Indian Street Food Guide

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When was the last time you tasted a samosa or a kachori and wondered what other Indian snacks to try? From tasty samosas to mouth-watering panipuris, piping hot pav bhajis to the irresistible chole bhatures, there are so many types of Indian street food to give your tastebuds a culinary treat. This guide gives you an insight into some of the most popular Indian street food. 

India is vast, with different regions, languages and varied cultural heritages. But the common thread that connects every Indian from the foothills of the Himalayas to the chowks of New Delhi to the backwaters of Kerala – is street food. Many types of street food like samosa, kachori and momos are ubiquitous throughout India (especially in the urban areas). Some regions also have their own popular street dishes like mirchi bajji in Hyderabad, vada pav in Mumbai or ghugni chaat in Kolkata.

What’s also interesting is that a popular street food item like a samosa or a golgappa may have its own version in some states, like dahi puri (panipuris served with a curd and chutney stuffing), samosa chaat (samosas mashed and mixed with chole). Aloo (potato) is the most common ingredient used in most street food dishes in India, and by the time you try many street foods in India, you’d be pleasantly surprised how many flavours can be created using a simple potato.

indian vegetarian street food assorted indian food on dark wooden background.
Dishes and appetisers of Indian cuisine – curry, butter chicken, rice, lentils, paneer, samosa, naan, chutney, spices.

Indian street food has a massive following across the world. Popular cooking shows regularly feature Indian street food dishes; some even make their versions of popular dishes. Many of these dishes are served hot and consumed within a few minutes. When consumed in moderation, many Indian street foods can serve as healthy snacks and make for a healthy breakfast, lunch or dinner. Here are some tips to ensure you can enjoy Indian street food without any hitches.

Indian Street Food

Top Street Food Tours

Tips For Eating Street Food In India

street indian food Young indian woman holding colorful fried food made of potato starch and sago
Looking for tasty street food in north India? Here’s a fried snack made from potato starch and sago far-far fryums.

1- Look for stalls with the most customers

More people at a stall means more demand and fresher items. Always choose reasonably crowded stalls as they are in demand for a reason. An empty stall can mean the food might be a bit stale.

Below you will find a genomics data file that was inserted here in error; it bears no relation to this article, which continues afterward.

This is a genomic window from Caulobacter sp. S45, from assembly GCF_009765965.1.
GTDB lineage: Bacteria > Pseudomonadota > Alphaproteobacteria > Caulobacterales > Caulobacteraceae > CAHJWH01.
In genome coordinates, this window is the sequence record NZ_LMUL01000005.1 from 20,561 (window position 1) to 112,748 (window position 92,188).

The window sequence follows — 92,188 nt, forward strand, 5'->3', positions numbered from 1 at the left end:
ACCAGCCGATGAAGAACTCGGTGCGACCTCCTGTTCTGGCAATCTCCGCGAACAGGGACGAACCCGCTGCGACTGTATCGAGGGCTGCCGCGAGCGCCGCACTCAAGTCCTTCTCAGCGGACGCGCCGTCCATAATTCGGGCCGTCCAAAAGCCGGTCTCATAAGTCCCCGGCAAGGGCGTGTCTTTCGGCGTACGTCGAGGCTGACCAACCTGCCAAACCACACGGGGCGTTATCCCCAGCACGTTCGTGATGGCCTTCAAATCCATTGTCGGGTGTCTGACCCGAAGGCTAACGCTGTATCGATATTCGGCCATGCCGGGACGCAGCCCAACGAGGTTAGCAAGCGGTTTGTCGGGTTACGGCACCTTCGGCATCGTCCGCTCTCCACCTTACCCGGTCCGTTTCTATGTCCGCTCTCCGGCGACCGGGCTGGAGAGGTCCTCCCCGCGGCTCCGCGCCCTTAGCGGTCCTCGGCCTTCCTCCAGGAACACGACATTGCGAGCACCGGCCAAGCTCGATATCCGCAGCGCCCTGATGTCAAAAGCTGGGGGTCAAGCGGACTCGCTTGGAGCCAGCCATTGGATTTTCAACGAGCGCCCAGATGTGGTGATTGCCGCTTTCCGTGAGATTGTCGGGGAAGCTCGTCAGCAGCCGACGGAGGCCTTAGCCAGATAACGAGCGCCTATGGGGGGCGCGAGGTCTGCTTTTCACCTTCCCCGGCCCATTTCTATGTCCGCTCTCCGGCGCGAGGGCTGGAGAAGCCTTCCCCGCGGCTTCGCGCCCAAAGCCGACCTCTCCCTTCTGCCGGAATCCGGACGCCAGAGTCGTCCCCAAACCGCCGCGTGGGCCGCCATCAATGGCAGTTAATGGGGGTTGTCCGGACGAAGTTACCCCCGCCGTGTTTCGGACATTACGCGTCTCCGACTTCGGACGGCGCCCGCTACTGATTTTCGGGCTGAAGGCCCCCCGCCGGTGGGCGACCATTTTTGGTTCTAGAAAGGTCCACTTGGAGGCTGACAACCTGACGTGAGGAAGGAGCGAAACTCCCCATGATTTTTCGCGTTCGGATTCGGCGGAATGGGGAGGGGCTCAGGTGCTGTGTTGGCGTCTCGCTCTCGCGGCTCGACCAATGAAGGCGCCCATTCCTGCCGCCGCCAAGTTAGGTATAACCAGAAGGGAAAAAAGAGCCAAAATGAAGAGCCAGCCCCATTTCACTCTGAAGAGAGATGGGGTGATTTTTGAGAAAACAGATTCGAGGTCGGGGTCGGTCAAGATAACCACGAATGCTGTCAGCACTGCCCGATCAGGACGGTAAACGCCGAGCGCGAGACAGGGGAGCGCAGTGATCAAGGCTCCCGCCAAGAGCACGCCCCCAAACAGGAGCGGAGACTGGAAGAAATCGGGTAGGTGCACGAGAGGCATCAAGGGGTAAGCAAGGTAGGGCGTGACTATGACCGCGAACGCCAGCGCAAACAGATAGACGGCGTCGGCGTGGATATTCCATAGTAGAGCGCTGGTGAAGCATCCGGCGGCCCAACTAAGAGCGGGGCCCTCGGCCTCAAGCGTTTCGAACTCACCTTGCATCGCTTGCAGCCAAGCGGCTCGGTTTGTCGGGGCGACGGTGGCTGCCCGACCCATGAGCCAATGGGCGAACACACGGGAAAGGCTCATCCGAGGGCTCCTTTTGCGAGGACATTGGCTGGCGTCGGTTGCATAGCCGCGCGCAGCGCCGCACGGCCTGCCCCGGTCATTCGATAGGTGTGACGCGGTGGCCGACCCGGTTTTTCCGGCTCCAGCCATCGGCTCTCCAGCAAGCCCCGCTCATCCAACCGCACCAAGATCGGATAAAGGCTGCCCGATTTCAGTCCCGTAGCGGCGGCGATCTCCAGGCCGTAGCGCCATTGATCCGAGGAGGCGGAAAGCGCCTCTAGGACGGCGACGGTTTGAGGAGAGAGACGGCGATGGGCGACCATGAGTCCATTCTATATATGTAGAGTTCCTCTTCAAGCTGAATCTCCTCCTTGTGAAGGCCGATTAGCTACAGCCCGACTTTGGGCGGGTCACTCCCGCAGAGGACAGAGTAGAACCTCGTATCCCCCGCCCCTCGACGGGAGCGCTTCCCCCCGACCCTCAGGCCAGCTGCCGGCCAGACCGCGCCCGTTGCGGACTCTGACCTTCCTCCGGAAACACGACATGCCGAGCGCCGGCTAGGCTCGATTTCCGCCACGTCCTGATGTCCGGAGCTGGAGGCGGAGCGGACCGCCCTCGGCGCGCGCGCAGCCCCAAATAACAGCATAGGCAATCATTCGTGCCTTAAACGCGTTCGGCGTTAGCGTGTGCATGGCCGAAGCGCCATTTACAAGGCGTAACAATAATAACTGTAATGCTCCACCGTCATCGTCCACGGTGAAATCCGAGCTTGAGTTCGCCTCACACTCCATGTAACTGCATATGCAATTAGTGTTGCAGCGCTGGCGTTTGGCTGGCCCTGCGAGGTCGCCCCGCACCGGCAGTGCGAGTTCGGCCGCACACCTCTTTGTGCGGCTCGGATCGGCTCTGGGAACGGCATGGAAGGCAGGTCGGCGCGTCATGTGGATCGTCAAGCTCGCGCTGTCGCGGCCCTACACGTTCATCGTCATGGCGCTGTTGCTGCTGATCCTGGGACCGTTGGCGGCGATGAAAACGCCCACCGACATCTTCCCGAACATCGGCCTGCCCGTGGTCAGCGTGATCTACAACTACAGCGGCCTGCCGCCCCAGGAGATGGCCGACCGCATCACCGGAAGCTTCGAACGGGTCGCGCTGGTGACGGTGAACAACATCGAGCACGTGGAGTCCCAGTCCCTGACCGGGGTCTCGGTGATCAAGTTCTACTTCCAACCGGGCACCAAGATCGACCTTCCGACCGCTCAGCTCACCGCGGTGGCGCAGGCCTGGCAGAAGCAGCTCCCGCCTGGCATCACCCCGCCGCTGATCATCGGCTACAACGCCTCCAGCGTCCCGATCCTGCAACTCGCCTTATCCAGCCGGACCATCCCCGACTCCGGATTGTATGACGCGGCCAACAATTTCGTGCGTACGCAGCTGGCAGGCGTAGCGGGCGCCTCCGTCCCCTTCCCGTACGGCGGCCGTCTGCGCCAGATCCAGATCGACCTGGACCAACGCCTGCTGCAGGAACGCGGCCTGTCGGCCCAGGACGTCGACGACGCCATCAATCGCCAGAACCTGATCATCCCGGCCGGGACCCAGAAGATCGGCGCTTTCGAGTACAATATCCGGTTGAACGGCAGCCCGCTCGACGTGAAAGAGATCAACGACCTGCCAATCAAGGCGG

2- Avoid uncovered dishes

Avoid dishes sitting out and open to the air. Always eat freshly prepared dishes and food cooked in front of you.

3- Avoid unhygienic stalls

Indian street food pani puri
A panipuri or golgappa street food stall in Kolkata.

This is an obvious one. Only eat from hygienic places, even if you are starving, and avoid stalls that are not maintained properly.

4- Insist on using packaged drinking water

Always insist on packaged drinking water for dishes like golgappas. Tap water is never used for drinking in India except in a few residential buildings with water purification plants.

5- Avoid water-based dishes during monsoons

This is a major one. Monsoons are the season when Indian cities receive a lot of rainfall and this is when water contamination is a serious problem for street food vendors.

We suggest you completely avoid certain water-based dishes (like golgappas or ice lollies) to avoid any issues. Don’t worry. There are still many dishes prepared hot, which you can enjoy.

6- Avoid fruit salads that are not fresh

There can be some dishes where fruit is used as a topping or salad. Insist on using freshly cut fruits for such dishes and not cut fruits that have been sitting for a while.

7- Ask friends or colleagues familiar with the city 

If you can find someone familiar with street food in the city you are in, you should take their advice about famous items and where to find them.

Some cities have street food tours to check out if you have time.

8- Consume in moderation

Indian street food fuchka close up of Indian street of fuchka on a plate.
Fuchka is another Indian street food.

Indian street food has many mouth-watering dishes to tempt your tastebuds. However, the explosion of sweet, salty, hot and sour flavours in your mouth can also mean unfamiliar food and spice experience for your tummy.

Overloading your stomach with unfamiliar food and spices can stress your digestive system, so ensure you consume any new dish in moderation.

Types Of Street Food In India

1- Samosa

Indian street food vegetarian samosa
Indian samosas with mango chutney and herb yogurt. Samosas are one of the most popular street food in India.

When you think of Indian street food, the snack that tops the list will be none other than the samosa.

The triangular-shaped samosa is a flaky-yet-tender pastry dish stuffed with spiced potato, peas and a few other ingredients.

This incredibly delicious snack is quite a versatile dish too.

It can be eaten as an appetiser, an ingredient for a larger dish, or a filling tea-time snack.